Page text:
A truly exceptional weather event is happening right now in the Southern Hemisphere

by Martin Jucker (@DrJucker)

At the time of writing, something truly special is happening in the Southern Hemisphere: The air high above the Southern Ocean and Antarctica, anywhere between 20–40 kilometres (12–25 miles) above the surface, is warming a lot in just a few weeks.

In that region, the sun doesn’t rise all winter, resulting in very cold temperatures accompanied by very strong winds. This is called the polar vortex.

Those strong winds are about to slow down completely, and might even revert direction. We call it a “vortex breakdown” or “Stratospheric Sudden Warning”, and in the Southern Hemisphere it only happens for the second time that we know of, and certainly since the era of satellite measurements began in the late 1970s. The first time was in 2002.

West-to-East wind strength at around 30km (~20 miles) altitude above the Southern Ocean at the time of writing. The grey area is what we usually observe, the black line the 2002 Sudden Warming, and the red/magenta/orange line is 2019. Downloaded from https://ozonewatch.gsfc.nasa.gov/meteorology/wind_2019_MERRA2_SH.html on 2019/09/13.

Stratospheric Sudden Warmings happen about every other year in the Northern Hemisphere, but they are extremely rare in the Southern Hemisphere. The reason is that most of Earth’s landmasses and in particular the Tibetan Plateau and the Rocky Mountains happen to be in the Northern Hemisphere, whereas the South is mostly open ocean (for more details, see these videos).

For one, during Sudden Warmings, as their name suggests, the stratosphere over the pole warms a lot — by about 50 degrees celsius over just a few days. In the Southern Hemisphere, this means that the usually very cold temperatures which are a key reason for ozone destruction and the emergence of the ozone hole are warm enough to stop those chemical reactions, or at least slow them down. This allows the ozone hole to close or at least become smaller.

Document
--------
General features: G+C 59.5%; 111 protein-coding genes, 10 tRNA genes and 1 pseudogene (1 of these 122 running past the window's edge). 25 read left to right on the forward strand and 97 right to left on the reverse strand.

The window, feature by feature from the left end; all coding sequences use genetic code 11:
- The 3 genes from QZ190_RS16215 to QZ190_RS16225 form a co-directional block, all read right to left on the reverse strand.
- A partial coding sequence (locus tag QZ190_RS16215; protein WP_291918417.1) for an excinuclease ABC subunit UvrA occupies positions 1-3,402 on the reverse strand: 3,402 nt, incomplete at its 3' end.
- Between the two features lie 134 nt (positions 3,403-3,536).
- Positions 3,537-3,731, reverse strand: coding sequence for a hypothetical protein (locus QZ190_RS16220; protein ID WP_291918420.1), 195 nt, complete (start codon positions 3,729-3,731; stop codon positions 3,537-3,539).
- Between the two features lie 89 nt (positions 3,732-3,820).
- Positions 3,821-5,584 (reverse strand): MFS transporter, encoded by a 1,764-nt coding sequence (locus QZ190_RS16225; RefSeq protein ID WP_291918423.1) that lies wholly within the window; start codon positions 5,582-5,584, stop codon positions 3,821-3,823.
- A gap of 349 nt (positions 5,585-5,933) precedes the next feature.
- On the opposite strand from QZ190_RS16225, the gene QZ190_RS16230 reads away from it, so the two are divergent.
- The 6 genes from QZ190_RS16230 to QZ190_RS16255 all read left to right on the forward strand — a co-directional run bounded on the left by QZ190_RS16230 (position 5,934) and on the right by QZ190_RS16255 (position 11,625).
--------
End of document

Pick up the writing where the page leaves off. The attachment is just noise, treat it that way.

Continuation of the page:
Ozone hole size. 2019 shows the smallest extent of the ozone hole thanks to the weakening and warming of the stratospheric polar vortex. Image from https://www.cpc.ncep.noaa.gov/products/stratosphere/polar/gif_files/ozone_hole_plot.png, downloaded 2019/09/13.

Second, it turns out that what happens tens of kilometres (or miles) above the surface subsequently influences the surface weather over the mid-latitudes (that is, Europe, Russia, North America in the North and mostly Australia and New Zealand in the South) for long periods of time. This does not happen every time, and we still don’t know what determines whether or not these events have an influence at the surface. In the Northern Hemisphere, this is somewhat predictable. It also happens often enough to be of major interest for meteorological services around the world for their seasonal forecasts.